Plastic Free Mark: Gimmick or Game Changer?
Earlier this month, the world’s first ‘plastic free mark’ was launched.
It’s purpose, unsurprisingly, is to inform consumers that the product they are buying has zero single-use plastic in its packaging.
Because let’s face it. We’ve all been there.
You’re just about to recycle a box or tray when you suddenly notice a plastic coating or film or sheet of some description. Next thing you know, you’re half way through medical school trying to learn the surgeon-like skills required to dissect it into the necessary components.
It’s a total faff.
The Plastic Free Mark
Fortunately, this struggle could soon be a thing of the past.
Thanks to the environmental campaigners A Plastic Planet, the plastic free trust mark is all up and running, with some fairly big names already signed up to it.
Now, this post isn’t going to talk about why plastic pollution is such a big problem. I like to think that’s pretty obvious at this point. Plus, I’ve already written numerous articles on it.
What I will do, however, is try and discuss whether or not the plastic free mark actually offers a genuine solution to this problem.
Just Another Logo?
Regardless of how effective the plastic free mark is, the bottom line is that it’s just another logo that companies can put on their products.
The problem is, similar accreditations haven’t exactly been all that successful.
For the most part, consumers don’t understand what each of them mean. Even Fair Trade, arguably the most successful product marking, is a tad ambiguous. Chances are, most people just see it as ‘a good thing’ rather than being able to describe how that product stands out.
Secondly, there are so many different markings and accreditations available that many of them have lost their meaning.
After all, if one products has a Carbon Trust logo, one has Fair Trade, the other has Rainforest Alliance, are consumers actually able to make more informed decisions? It all just becomes a bit pointless.
Why The Plastic Free Mark Is Different
Personally though, I think the plastic free mark successfully dodges that bullet, and for two key reasons.
1. It’s incredibly obvious what the logo means.
Fortunately, the logo itself is just a rather aesthetic way or writing ‘plastic free’. It does what it says on the tin, and doesn’t leave an awful lot of room for ambiguity.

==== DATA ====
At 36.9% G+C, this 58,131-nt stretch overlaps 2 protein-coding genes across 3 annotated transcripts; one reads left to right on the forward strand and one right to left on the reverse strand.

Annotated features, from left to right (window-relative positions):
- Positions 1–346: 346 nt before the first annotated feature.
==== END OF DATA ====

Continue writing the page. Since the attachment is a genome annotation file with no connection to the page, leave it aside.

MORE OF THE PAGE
2. It has a narrow scope
One of the big problems with many accreditations is that they try and continuously expand their scope. Usually because they want companies to pay them lots of money to become reaccredited every year or two. Each time they add new criteria and the whole thing becomes an elaborate tick box exercise.
The plastic free mark is refreshingly different.
If there isn’t any plastic in your packaging, you can apply to use the logo. Of course, A Plastic Planet carefully review applications to maintain standards, but companies certainly don’t need to jump through endless, seemingly unrelated hoops.
Related: The app that tells you how responsible a product is when you scan its barcode. Read More.
So what happens now?
If consumers respond positively to the verified products, then there’s every reason that more companies will sign up.
From there, the idea of a plastic free aisle in every supermarket could actually become a possibility. Granted, there’s a long way to go, but the plastic free mark might just be a turning point in how we get there.
Personally, I’d one day like to see this mark cover the earlier stages of the supply chain. After all, if products are covered and transported in plastic only to be unpacked before going on the shelf, then it’s not actually much to shout about.
Still, it’s important to be realistic, and that means taking things one step at a time. For now, what A Plastic Planet have created is not perfection, but progress.
Having worked in a CSR team whilst working towards third party accreditation, I know first hand how complex it can be. At the heart of it, is one simple problem. If consumers don’t understand or value the accreditation logo, what incentive do companies have to try and get it?
That problem lies at the heart of most of these certifications.
With the plastic free mark, I finally think we have something that is clear enough, simple enough, and important enough for consumers to actively demand.
And, unlike plastic, long may it last.
Hi! I’m an author and blogger within the fields of social impact and responsible business. I believe that businesses can be a force for good in the world, and this website contains my thoughts on how that can work.